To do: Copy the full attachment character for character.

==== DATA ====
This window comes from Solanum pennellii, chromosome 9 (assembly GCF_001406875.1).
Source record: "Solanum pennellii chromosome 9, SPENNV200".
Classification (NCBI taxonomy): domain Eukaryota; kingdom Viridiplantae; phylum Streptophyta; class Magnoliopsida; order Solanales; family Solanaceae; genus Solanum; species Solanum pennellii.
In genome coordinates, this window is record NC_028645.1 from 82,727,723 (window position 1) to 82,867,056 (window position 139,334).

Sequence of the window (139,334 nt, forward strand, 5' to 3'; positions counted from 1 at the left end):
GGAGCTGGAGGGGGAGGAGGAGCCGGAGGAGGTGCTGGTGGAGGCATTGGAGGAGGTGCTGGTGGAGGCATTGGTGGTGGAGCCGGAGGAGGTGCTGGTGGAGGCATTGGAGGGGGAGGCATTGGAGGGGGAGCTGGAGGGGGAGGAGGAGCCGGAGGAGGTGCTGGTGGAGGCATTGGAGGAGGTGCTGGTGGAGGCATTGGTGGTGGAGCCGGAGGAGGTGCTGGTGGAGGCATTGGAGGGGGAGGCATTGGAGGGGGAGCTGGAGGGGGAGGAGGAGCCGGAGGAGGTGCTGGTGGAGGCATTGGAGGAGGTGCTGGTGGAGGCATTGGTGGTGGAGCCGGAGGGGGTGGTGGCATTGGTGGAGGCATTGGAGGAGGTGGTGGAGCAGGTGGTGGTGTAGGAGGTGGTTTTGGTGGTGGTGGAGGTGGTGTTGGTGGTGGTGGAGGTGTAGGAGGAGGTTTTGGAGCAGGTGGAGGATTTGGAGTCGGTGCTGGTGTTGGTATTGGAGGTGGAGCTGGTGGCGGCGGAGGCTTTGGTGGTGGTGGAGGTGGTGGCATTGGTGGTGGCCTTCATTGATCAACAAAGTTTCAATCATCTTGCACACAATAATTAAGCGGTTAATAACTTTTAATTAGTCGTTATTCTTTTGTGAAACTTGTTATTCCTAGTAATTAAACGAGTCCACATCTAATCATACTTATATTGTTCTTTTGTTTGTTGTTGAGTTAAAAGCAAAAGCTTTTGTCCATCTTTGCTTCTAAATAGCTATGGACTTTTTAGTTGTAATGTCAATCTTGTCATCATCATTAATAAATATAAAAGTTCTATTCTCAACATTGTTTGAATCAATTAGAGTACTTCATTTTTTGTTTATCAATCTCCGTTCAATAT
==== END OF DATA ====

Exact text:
This window comes from Solanum pennellii, chromosome 9 (assembly GCF_001406875.1).
Source record: "Solanum pennellii chromosome 9, SPENNV200".
Classification (NCBI taxonomy): domain Eukaryota; kingdom Viridiplantae; phylum Streptophyta; class Magnoliopsida; order Solanales; family Solanaceae; genus Solanum; species Solanum pennellii.
In genome coordinates, this window is record NC_028645.1 from 82,727,723 (window position 1) to 82,867,056 (window position 139,334).

Sequence of the window (139,334 nt, forward strand, 5' to 3'; positions counted from 1 at the left end):
GGAGCTGGAGGGGGAGGAGGAGCCGGAGGAGGTGCTGGTGGAGGCATTGGAGGAGGTGCTGGTGGAGGCATTGGTGGTGGAGCCGGAGGAGGTGCTGGTGGAGGCATTGGAGGGGGAGGCATTGGAGGGGGAGCTGGAGGGGGAGGAGGAGCCGGAGGAGGTGCTGGTGGAGGCATTGGAGGAGGTGCTGGTGGAGGCATTGGTGGTGGAGCCGGAGGAGGTGCTGGTGGAGGCATTGGAGGGGGAGGCATTGGAGGGGGAGCTGGAGGGGGAGGAGGAGCCGGAGGAGGTGCTGGTGGAGGCATTGGAGGAGGTGCTGGTGGAGGCATTGGTGGTGGAGCCGGAGGGGGTGGTGGCATTGGTGGAGGCATTGGAGGAGGTGGTGGAGCAGGTGGTGGTGTAGGAGGTGGTTTTGGTGGTGGTGGAGGTGGTGTTGGTGGTGGTGGAGGTGTAGGAGGAGGTTTTGGAGCAGGTGGAGGATTTGGAGTCGGTGCTGGTGTTGGTATTGGAGGTGGAGCTGGTGGCGGCGGAGGCTTTGGTGGTGGTGGAGGTGGTGGCATTGGTGGTGGCCTTCATTGATCAACAAAGTTTCAATCATCTTGCACACAATAATTAAGCGGTTAATAACTTTTAATTAGTCGTTATTCTTTTGTGAAACTTGTTATTCCTAGTAATTAAACGAGTCCACATCTAATCATACTTATATTGTTCTTTTGTTTGTTGTTGAGTTAAAAGCAAAAGCTTTTGTCCATCTTTGCTTCTAAATAGCTATGGACTTTTTAGTTGTAATGTCAATCTTGTCATCATCATTAATAAATATAAAAGTTCTATTCTCAACATTGTTTGAATCAATTAGAGTACTTCATTTTTTGTTTATCAATCTCCGTTCAATAT